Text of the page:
Numbulwar – an interesting place to live

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Friends and family / Geography / Journal Blog / Wisdom
Airnorth EMB 120 Brasilia landing at Darwin, N...

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In 1980, my second son was born in Melbourne. Until then our family consisted of my husband (at the time) and my first-born son, who was four years old. We saw an advertisement for a Storeman in a remote Aboriginal Community in the Northern Territory. We were a bit restless at the time and decided to put in an application. The employer was Church Missionary Society (CMS). We had to jump a few hurdles with interviews to convince them we were up to the task.

So, in July 1980 we flew from Melbourne to Darwin with the two small children. We were met at Darwin airport by some representatives from CMS. They transported us to another, much smaller plane to do the next leg of the journey to Roper River and then to Numbulwar (in earlier times it was known as Rose River Mission). It was an amazing adventure.  We didn’t have much idea what we were in for.

The Anglican minister met us at the air strip (note – no airport)  at Numbulwar and collected us and our belongings then took us to our new home. It was a fully furnished 3 bedroom home up on stilts. It was very close to the ocean with only a passage of jungle like plants and mangroves separating us. July is the dry season and the weather was really pleasant. Prior to leaving Melbourne we gave away most of what we owned then, knowing we couldn’t take it with us.

The community consisted of around five hundred Indigenous people who lived in fairly basic accommodation.  They still lived off the land and sea to some extent but had become accustomed to having the provisions available at the community store. Many of their customs and beliefs were those held by their ancestors for thousands of years. However the church had made some inroads and the church services and activities were well supported. The non Indigenous people (about 12-15) lived in western style accommodation.

My four-year old son attended the school in Numbulwar. His Indigenous teacher mostly spoke in her traditional language, the language of most of the students. There were only 4-5 non-Indigenous students in the school and they struggled to learn in such a culturally different environment. It was an amazing experience to live as a minority group and it gave me a greater understanding for minority groups in the wider community.

It was a ‘dry’ community, meaning that no alcohol was allowed in. Some teachers were forced to leave when it was discovered that they had alcohol in their house. There was zero tolerance and they acted on it immediately. The Indigenous people had strong views on what was acceptable or culturally right.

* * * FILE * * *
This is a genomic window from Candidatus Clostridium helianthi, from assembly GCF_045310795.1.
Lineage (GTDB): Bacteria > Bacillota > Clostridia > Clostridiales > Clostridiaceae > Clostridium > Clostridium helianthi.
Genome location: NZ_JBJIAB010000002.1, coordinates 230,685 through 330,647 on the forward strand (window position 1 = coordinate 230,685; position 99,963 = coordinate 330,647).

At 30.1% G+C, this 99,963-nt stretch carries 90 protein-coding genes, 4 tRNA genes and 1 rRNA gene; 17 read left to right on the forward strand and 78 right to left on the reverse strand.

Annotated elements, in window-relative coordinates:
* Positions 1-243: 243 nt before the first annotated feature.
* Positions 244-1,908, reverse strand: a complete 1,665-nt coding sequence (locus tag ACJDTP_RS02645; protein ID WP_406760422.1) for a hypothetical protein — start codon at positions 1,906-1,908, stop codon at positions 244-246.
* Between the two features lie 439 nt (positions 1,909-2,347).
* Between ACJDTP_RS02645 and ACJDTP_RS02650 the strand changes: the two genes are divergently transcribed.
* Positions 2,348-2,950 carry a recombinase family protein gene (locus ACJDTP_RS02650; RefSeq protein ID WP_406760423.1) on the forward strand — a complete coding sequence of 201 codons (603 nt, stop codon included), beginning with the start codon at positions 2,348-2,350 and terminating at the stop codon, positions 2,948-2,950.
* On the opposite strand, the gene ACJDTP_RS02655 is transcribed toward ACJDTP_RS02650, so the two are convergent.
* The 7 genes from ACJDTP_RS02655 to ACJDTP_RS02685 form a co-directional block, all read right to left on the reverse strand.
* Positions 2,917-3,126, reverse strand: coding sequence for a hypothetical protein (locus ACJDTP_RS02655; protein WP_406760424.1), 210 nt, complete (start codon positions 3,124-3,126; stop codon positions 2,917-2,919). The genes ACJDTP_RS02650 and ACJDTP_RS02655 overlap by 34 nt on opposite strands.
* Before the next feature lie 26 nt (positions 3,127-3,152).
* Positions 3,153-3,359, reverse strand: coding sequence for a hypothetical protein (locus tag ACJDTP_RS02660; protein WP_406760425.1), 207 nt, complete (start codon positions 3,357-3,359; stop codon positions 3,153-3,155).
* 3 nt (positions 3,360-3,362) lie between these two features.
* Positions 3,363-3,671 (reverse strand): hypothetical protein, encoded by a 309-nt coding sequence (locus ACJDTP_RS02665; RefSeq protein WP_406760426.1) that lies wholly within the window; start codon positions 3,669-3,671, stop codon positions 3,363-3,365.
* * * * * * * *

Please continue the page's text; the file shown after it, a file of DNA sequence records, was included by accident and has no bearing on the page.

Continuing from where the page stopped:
I saw lots of snakes in the 12 months we lived there. I found one in my pantry, one on the front steps plus there were always snake tracks visible in the sand. I had great confidence that my children were safe – perhaps they were just lucky!

I learnt to tell the time by looking at the sun. No-one relied on watches. I also learnt how to be very patient. Things happened at their own pace, when the people were ready. I also learnt a lot from the people and their family values. They taught me a lot more than I could ever teach them.

We had the most majestic summer (wet season) storms with thunder and lightning like I had never seen before or since. It was awesome and very scary at times :-). The time we spent there was a life changing experience for all of us. Going back to Melbourne after 12  months was even a bigger shock to us all. We were only in Melbourne for a short time before another opportunity arose to go to Fitzroy Crossing in the Kimberley region of Western Australia. We stayed for about three years and my third son was born there in 1983, but that is another story 🙂





  1. What a great story… You sure have traveled to amazing places in your lifetime… I wonder if that area remains rural or not? 🙂

    • Good to have your visit, Elizabeth. I’m pretty sure that Numbulwar is still a remote community.

      Your post on beauty today was really lovely and so positive 🙂


  2. Wow, now this type of education is the best ever! Telling time without a watch, learning a new language and yay, snakes. Were many poisonous? We have lots of snakes here but only 5 are poisonous.

    • Hi Sunshine 🙂

      Thanks for visiting and leaving a comment. Much appreciated. Regards the snakes – yes they really were deadly so I am pleased none of us got tooooo close!


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